Monday, June 18, 2012

LEGO Monster Fighters: Making AFOL Dreams Come True

2012 is turning out to be a banner year for LEGO themes, with LORD OF THE RINGS and SUPER HEROES already taking shelves by storm and several new series of the hot minifigure line making their debuts. Still, the best new line for the AFOL crowd might well be MONSTER FIGHTERS, a horror themed collection with obvious connections to classic movie monsters as well as a decidedly steampunk sensibility.

MONSTER FIGHTERS brings a lot to the table. The monsters themselves are solid updates of the previous monster minifigures released in the STUDIOS collection and minifig series. The new ghosts, for example, are especially welcome and feature some neat little details that make them more interesting overall than earlier versions. Additional zombie figs are sure to delight collectors who missed out on them in the original series of minifigs, bringing AFOLs that much closer to full cast recreations of Michael Jackson's "Thriller." Other great monsters include the Swamp Creature, Mummy, Vampyre, Vampyre Bride, Monster (and accompanying Crazy Scientist), and the improved Werewolf with Wolverine style claws for greater An American Werewolf in London gore.

The fighters provide some long-desired accessories, including a fabulous bowler hat, a dashing epee, and some excellent steampunk body parts like a mechanical leg. I would personally like to thank whoever had the inspired idea to name one of the fighters Rodney Rathbone, an obvious homage to Basil Rathbone, who starred in a large number of horror movies in addition to playing Sherlock Holmes. The other fighter characters include Major Quinton Steele, rocking an updated variation on earlier British explorer figs, and the much-appreciated heroine Ann Lee, whose name evokes horror star Christopher Lee. As a group they're a good mix of classic Universal, Hammer, Corman, and 80s style horror characters, giving fans the opportunity to create a lot of interesting scenarios in their MOCs.

Unlike the LOTR sets, female figs are included in this collection, which merits several points of favor from the Virago. Ann Lee is even featured in a reasonably priced set, although the really glorious Vampyre Bride is only found in a high-end set. We'll also be getting a Zombie Bride later on this year, when the zombie set finally appears in the US. Thank you, LEGO, for not having the only female character be a victim this time! I doubt it will pacify the angry bloggers and media types who got riled up over LEGO FRIENDS, but Ann Lee is exactly the kind of female character I want to see more of in LEGO themes (hey, LEGO - EOWYN! - hint, hint!). I know as a female AFOL I represent an incredibly tiny niche, but it's nice to have characters like Ann Lee turn up in affordable sets in high profile roles. It makes me feel like LEGO cares about my business and the geek girl market in general.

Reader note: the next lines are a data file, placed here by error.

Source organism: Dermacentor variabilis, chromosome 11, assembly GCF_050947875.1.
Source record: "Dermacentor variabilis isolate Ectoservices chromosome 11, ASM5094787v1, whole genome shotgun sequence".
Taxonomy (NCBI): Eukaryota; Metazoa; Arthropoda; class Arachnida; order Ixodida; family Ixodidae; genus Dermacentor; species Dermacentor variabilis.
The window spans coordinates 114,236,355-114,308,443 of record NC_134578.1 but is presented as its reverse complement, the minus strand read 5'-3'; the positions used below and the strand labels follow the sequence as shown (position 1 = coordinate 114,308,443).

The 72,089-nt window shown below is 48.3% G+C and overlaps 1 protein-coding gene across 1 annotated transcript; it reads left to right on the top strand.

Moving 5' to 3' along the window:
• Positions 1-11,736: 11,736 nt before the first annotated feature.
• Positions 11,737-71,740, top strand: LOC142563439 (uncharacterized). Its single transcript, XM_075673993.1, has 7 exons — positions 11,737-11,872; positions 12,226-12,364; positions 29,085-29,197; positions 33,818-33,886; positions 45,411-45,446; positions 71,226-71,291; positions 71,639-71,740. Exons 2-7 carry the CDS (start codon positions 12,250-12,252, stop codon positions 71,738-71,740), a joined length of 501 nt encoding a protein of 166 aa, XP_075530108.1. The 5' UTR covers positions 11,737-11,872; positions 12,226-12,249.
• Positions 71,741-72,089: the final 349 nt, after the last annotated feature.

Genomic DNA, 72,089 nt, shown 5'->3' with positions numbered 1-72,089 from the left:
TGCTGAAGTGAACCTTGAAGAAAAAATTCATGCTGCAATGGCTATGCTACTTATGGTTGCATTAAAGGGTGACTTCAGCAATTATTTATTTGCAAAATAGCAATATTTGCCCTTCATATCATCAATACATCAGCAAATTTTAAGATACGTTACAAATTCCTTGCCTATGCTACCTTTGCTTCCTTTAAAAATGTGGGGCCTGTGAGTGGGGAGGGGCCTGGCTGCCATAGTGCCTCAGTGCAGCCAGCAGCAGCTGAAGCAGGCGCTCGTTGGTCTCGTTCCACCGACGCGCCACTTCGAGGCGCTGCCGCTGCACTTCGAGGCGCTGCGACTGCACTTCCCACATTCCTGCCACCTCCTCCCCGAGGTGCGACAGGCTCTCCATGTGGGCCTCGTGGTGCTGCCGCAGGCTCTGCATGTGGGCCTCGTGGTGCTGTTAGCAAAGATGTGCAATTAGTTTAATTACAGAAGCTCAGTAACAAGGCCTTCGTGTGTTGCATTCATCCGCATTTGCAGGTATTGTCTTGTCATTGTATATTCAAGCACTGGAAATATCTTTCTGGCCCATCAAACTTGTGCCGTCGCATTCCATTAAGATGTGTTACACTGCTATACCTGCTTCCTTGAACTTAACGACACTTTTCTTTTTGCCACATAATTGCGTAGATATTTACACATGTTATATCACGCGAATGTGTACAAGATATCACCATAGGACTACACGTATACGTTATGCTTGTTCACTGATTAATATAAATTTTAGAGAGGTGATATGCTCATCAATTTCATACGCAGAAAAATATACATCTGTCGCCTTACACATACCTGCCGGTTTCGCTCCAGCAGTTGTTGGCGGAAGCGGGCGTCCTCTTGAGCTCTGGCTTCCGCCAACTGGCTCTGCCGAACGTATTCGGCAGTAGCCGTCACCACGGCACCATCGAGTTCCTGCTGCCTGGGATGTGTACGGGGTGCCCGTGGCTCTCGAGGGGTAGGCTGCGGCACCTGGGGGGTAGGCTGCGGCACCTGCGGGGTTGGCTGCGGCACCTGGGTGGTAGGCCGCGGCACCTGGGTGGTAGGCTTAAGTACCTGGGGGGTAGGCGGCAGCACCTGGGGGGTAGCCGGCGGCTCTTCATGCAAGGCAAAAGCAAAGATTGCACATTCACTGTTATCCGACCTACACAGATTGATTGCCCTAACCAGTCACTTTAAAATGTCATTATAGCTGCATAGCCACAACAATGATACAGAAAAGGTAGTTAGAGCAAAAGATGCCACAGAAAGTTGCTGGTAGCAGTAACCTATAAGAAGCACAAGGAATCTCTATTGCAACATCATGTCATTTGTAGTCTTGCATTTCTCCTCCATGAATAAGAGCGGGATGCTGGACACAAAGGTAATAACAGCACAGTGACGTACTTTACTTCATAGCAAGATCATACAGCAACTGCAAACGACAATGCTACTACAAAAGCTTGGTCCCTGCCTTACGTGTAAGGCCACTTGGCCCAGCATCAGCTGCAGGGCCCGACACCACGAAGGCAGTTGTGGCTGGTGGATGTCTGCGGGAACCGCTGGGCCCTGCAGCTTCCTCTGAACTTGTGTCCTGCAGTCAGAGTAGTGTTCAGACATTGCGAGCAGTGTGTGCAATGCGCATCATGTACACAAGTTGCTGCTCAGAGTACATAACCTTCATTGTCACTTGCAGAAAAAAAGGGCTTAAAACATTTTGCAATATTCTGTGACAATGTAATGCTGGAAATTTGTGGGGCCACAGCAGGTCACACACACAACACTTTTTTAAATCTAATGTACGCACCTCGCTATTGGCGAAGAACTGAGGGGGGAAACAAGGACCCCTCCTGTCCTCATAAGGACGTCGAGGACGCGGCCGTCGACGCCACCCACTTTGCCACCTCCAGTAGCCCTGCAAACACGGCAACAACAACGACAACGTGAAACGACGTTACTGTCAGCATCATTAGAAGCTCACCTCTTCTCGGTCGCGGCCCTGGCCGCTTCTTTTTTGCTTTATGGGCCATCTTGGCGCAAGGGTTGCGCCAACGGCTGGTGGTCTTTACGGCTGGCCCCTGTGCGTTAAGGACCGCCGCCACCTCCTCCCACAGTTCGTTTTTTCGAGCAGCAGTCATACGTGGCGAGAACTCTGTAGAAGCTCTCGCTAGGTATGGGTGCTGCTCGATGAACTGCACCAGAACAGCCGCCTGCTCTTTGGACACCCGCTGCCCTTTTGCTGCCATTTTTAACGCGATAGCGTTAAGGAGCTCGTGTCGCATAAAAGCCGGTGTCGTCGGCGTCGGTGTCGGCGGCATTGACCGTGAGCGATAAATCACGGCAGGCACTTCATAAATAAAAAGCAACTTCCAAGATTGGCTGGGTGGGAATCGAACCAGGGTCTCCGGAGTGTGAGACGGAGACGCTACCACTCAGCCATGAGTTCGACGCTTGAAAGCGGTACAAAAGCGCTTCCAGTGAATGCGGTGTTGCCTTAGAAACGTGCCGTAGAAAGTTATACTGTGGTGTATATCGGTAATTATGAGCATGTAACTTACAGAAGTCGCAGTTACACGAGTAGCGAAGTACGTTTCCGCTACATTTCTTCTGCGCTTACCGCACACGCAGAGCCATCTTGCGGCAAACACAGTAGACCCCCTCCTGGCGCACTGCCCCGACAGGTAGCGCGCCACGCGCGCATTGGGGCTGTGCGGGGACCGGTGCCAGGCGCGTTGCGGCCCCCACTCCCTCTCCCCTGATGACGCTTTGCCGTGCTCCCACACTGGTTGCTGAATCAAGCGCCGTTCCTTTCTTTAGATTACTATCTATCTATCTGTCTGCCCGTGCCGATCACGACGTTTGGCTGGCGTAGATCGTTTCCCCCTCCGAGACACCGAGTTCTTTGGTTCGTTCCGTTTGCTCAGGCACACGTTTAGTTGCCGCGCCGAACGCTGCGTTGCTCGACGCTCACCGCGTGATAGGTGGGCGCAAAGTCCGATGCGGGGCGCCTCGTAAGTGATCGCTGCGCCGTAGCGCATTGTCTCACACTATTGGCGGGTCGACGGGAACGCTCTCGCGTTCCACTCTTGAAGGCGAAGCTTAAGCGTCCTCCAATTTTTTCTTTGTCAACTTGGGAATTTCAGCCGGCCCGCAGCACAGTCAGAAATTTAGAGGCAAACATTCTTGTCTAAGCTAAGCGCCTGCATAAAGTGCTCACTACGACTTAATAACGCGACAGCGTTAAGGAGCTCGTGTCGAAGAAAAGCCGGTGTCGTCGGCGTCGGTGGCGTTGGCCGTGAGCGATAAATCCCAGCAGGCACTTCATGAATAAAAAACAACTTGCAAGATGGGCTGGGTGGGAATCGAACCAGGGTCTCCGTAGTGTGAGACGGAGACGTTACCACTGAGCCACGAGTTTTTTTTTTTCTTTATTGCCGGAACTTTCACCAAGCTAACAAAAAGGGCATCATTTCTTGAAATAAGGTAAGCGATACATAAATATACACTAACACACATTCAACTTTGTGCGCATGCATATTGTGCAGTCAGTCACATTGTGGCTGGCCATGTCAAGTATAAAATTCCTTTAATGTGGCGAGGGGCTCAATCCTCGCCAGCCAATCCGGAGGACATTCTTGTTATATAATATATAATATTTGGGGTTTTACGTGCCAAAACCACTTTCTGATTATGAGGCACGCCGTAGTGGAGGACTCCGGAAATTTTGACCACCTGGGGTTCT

The vehicles in the collection are a little hit or miss, but the parts in them can easily be cannibalized to make more interesting and less clunky cars. I admit that the vehicles are often my least favorite part of a LEGO theme, which explains my greatly cooled interest in STAR WARS sets. The MONSTER FIGHTERS line does a better job including play set structures and scenarios, with the $180 Haunted House due out this fall as the highlight of the collection. The bricks in the sets include some very handy pieces, especially for castle and town builders, and the glow-in-the-dark bricks are especially cool.

I admit that I'm hoping to see a lot more MONSTER FIGHTERS before the line is discontinued. So far, 2012 has been one of the best years yet for the AFOL community in terms of new themes that really attract our interest. Keep it coming, LEGO!

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